These shrubs started blooming in July and will continue through the end of September. Although the flowers fade after only a day, there is such an abundance of them that the shrub always looks fresh with the new ones.The large flowers range in soft colors of white, mauve, fuchsia, and lavender near blue– all with deep reds at their throats. The Chiffons have a lacy center of the same color making their solid pink, blue, lavender and white even more of a showstopper.


  'Blue Satin'                              'Danica'

What a find for a time when we are all looking for plants that do well in these hotter summers we are experiencing! If you get them well established with a strong root system the first year, they are fairly drought resistant after that. They like sun or part sun and with regular pruning to trim and shape, they form a dense upright shrub. The buds form on new wood. They are deciduous and late to leaf out but reward you with dark green foliage and showy blossoms when other shrubs are laying low gathering strength for next year.
A Rose of Sharon is an easy care shrub that can fit into any style of garden as a specimen or even as a hedge or screen. The choices of flower color keeps expanding so you may find it hard to have only one!


Click on this photo of 'Red Heart' to see how much the bees love hardy hibiscus, too!

Planting in this Heat

Farmington Gardens has some great sales going on right now.

The annual Parking Lot Sale is not to be missed! There are a variety of large size bushes and trees ready to go home with you.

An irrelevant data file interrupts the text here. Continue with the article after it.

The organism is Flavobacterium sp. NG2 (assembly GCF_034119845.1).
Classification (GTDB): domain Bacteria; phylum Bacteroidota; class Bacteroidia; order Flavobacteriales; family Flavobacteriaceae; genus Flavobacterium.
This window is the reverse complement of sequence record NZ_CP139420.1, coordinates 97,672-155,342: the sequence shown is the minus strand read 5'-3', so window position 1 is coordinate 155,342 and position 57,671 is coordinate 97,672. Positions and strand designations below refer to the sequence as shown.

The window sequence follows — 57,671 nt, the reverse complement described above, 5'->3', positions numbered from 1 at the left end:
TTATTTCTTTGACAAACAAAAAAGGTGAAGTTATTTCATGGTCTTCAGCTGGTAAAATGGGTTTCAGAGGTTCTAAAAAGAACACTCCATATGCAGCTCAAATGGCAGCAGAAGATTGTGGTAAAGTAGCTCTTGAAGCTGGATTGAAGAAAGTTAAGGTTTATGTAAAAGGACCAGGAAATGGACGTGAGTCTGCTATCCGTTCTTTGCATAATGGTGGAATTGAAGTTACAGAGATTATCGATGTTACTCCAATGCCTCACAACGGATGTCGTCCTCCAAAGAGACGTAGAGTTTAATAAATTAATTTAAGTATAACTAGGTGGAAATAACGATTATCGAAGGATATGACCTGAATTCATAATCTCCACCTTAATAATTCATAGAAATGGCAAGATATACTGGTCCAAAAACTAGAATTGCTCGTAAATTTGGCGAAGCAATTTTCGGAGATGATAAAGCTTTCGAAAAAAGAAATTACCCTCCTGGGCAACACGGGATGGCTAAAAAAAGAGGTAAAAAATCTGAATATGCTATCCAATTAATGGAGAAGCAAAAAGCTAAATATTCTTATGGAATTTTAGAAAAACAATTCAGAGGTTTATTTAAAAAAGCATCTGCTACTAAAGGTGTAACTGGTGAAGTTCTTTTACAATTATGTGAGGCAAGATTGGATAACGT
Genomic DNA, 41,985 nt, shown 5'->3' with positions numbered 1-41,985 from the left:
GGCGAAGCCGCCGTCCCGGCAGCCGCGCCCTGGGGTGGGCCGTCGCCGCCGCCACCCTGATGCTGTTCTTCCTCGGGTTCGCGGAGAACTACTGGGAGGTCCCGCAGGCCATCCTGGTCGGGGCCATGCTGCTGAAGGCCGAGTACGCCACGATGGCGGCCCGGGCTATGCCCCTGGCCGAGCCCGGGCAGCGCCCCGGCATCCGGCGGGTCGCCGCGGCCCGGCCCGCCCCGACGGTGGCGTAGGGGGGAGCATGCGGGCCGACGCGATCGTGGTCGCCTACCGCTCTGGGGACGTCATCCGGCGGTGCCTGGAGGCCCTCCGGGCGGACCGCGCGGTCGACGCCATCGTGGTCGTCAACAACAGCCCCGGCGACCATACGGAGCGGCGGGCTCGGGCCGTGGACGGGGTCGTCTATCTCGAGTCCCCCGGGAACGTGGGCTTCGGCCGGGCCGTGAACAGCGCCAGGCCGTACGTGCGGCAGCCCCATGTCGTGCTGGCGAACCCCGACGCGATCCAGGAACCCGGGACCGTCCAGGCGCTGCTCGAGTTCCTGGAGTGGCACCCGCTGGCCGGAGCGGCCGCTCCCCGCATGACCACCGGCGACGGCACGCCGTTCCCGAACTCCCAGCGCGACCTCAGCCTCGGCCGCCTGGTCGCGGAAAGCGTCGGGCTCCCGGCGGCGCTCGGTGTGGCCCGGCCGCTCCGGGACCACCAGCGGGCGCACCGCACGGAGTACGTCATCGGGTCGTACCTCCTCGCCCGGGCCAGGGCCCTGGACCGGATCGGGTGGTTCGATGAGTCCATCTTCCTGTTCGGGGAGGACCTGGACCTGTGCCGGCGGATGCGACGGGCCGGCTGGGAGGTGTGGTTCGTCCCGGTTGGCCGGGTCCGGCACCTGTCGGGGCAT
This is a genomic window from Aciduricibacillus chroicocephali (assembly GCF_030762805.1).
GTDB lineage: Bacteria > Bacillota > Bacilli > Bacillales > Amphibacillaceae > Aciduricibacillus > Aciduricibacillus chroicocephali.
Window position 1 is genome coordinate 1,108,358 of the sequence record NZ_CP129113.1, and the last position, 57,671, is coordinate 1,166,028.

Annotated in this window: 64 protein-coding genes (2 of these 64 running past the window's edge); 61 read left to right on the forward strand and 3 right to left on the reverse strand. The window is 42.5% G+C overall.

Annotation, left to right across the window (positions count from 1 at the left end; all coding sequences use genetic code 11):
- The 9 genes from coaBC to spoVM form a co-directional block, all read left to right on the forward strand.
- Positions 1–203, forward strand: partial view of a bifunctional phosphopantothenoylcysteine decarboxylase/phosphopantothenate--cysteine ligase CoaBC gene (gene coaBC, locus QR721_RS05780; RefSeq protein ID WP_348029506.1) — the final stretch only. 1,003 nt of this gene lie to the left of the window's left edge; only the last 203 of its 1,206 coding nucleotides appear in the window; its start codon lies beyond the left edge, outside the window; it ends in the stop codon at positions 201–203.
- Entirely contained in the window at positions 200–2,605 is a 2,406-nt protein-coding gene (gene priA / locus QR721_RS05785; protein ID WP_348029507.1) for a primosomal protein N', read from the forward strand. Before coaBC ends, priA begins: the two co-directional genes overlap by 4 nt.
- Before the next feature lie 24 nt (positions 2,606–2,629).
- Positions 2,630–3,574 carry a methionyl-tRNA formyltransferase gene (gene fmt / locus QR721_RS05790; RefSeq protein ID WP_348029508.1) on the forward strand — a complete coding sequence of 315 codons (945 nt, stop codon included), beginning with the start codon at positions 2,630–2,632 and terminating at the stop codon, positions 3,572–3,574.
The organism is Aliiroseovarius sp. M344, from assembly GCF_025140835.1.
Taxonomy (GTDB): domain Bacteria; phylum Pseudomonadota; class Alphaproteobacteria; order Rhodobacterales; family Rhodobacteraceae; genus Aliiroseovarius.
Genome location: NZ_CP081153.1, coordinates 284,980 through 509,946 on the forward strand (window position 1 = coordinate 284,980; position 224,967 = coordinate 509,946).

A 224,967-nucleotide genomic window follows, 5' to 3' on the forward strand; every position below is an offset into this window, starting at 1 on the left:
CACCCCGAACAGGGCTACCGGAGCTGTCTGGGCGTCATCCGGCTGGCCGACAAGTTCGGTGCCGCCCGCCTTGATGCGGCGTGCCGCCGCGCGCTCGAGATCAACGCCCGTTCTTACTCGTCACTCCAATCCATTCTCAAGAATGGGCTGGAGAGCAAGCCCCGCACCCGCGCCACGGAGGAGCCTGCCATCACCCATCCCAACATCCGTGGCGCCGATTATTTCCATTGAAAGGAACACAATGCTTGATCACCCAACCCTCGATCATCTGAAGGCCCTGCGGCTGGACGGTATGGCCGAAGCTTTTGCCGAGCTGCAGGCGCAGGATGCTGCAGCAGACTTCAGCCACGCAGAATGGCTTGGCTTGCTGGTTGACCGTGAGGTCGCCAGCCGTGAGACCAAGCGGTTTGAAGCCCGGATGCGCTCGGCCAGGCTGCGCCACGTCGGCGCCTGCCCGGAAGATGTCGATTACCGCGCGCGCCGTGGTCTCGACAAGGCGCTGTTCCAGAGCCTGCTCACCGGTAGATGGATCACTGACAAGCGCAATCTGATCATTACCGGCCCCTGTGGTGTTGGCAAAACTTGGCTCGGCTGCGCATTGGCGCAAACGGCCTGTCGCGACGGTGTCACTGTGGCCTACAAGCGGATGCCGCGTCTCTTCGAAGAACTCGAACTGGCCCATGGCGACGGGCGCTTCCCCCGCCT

Getting these plants in the ground takes more effort at this time of year.  You may even need more than one day if you count all the soaking time. These bigger plants require big holes. It might be in an area that has not been getting irrigation this summer because you are not wasting water and have been concentrating on the plants not empty spaces.

  • Dig a regular size hole – two times as wide and as deep as the plant is in the pot.
  • Now, fill the hole with water and let it drain. This allows the surrounding soil to absorb water so it won’t be sucking up the water intended for your new plant.
  • In the meantime, really soak the potted plant. This makes sure the plant is well hydrated before planting in the ground and makes the roots less susceptible to damage. If you have a container large enough to fill with water to let the pot sit in, that is great.
  • In a wheelbarrow, mix your compost with native soil and dampen before using.